We’ve long known that resilient organizations tend to adopt countercyclical strategies to combat downturns and disruptions1 and to outperform peers. Growth interventions are important,2 and building ecosystems in complementary sectors is an increasingly critical growth path—especially as they can rapidly unlock value at potentially lower risk than going it alone.
In fact, while the term “ecosystem strategy” is relatively recent,3 strategically and consistently building cross-sector, customer-centric integrated value propositions through strategic alliances has a long history, especially among technology players such as Alibaba, Amazon, and Microsoft. Today, it’s mainstream: for most companies across most sectors, ecosystem building is a critical pathway to build growth and resilience, with close to 50 percent of resilience leaders pursuing ecosystem strategies.4
That’s not to suggest ecosystems—interconnected sets of services through which users can fulfill a variety of cross-sectoral needs in one integrated experience5—are easy to build. Our analysis shows just 10 to 15 percent of incumbents manage to generate truly distinctive noncore revenue from their ecosystem efforts. But the opportunity of getting it right is huge: our latest analysis shows the integrated network economy could represent a $100 trillion value pool by 2030, or about a third of the world’s total sales output (Exhibit 1).
Our experience shows that ecosystem building offers tangible near- and long-term benefits and customer willingness to use ecosystem services from incumbents is high (see sidebar, “Now is the time for incumbents to pursue ecosystem strategies”). Winners take a number of specific actions to capture meaningful business value.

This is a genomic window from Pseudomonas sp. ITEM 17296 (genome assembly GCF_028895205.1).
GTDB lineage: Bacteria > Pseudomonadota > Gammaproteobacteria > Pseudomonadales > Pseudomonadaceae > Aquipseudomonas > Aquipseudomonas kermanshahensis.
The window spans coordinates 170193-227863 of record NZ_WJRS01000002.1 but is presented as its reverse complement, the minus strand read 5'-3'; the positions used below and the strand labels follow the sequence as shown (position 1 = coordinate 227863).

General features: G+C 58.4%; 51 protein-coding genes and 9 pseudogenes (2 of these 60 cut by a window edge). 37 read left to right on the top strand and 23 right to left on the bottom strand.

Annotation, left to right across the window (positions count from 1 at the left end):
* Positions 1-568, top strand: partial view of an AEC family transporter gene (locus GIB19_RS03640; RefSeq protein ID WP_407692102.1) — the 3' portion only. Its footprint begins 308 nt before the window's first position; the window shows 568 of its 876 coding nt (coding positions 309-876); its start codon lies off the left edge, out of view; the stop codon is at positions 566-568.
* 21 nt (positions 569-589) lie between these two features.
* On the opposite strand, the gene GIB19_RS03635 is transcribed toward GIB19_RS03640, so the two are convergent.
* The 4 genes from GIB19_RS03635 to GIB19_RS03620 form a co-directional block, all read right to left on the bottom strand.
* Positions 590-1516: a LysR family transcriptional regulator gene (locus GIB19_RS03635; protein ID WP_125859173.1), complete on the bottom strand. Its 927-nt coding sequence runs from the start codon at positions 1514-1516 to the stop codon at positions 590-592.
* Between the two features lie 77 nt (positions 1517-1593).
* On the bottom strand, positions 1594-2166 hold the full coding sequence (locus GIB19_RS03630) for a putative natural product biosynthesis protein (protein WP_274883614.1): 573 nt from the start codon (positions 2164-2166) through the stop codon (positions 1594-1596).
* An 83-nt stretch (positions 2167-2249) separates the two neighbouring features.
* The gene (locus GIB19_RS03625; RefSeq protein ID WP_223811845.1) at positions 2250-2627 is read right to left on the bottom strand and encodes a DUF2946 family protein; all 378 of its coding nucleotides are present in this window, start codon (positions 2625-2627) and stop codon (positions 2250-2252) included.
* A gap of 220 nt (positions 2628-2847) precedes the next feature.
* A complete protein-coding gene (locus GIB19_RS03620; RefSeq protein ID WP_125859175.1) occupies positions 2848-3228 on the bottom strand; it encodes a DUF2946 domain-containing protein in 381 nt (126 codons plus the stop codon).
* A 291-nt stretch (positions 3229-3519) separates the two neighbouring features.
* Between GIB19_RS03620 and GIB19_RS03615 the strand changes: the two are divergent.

Long-term: How ecosystem strategies build resilience
Ecosystem building is a proven strategy for delivering outperformance and value creation in the long term, especially through two principal routes:
- Diversification into new value pools. Ecosystems can unlock significant new revenue streams from outside an incumbent’s core operations, as well as secondary opportunities including data monetization (such as through insights and advertisements). They can also be a catalyst for bringing new capabilities to an organization, such as modernizing the technology stack, creating cutting-edge data-and-analytics capabilities, or enhancing partnership management capabilities for the future. For example, North American telco Telus leveraged its core and connectivity capabilities to expand into different verticals such as business, healthcare, home security, agriculture, and education. These ecosystem initiatives now generate 21 percent of total company revenue and have enabled Telus to move into higher growth sectors for the future. Among other factors, the ecosystem strategy also contributed to higher valuations for Telus than its telco peers.6
- Improvement in valuation multiples. The other effect is on an incumbent’s valuation, given ecosystem efforts put the organization on a growth trajectory that may not be possible within the primary industry or that may even position the incumbent more like a platform player. It is important to note that most of the benefit accrues only once adjacent services are mature and meaningfully contribute to the balance sheet, thus indicating the organization’s commitment. One Latin American retailer, for instance, transformed from a brick-and-mortar chain to an ecosystem orchestrator over a period of five years. During this time, it became the leading e-commerce player in its home market and introduced several services beyond retail, including financial services, logistics, billing, and advertising technology. Before embarking on this journey, its P/E ratio was below its peers’. By 2022, it was double that of the same peer group.
Near-term: How ecosystems enhance customer value and accelerate growth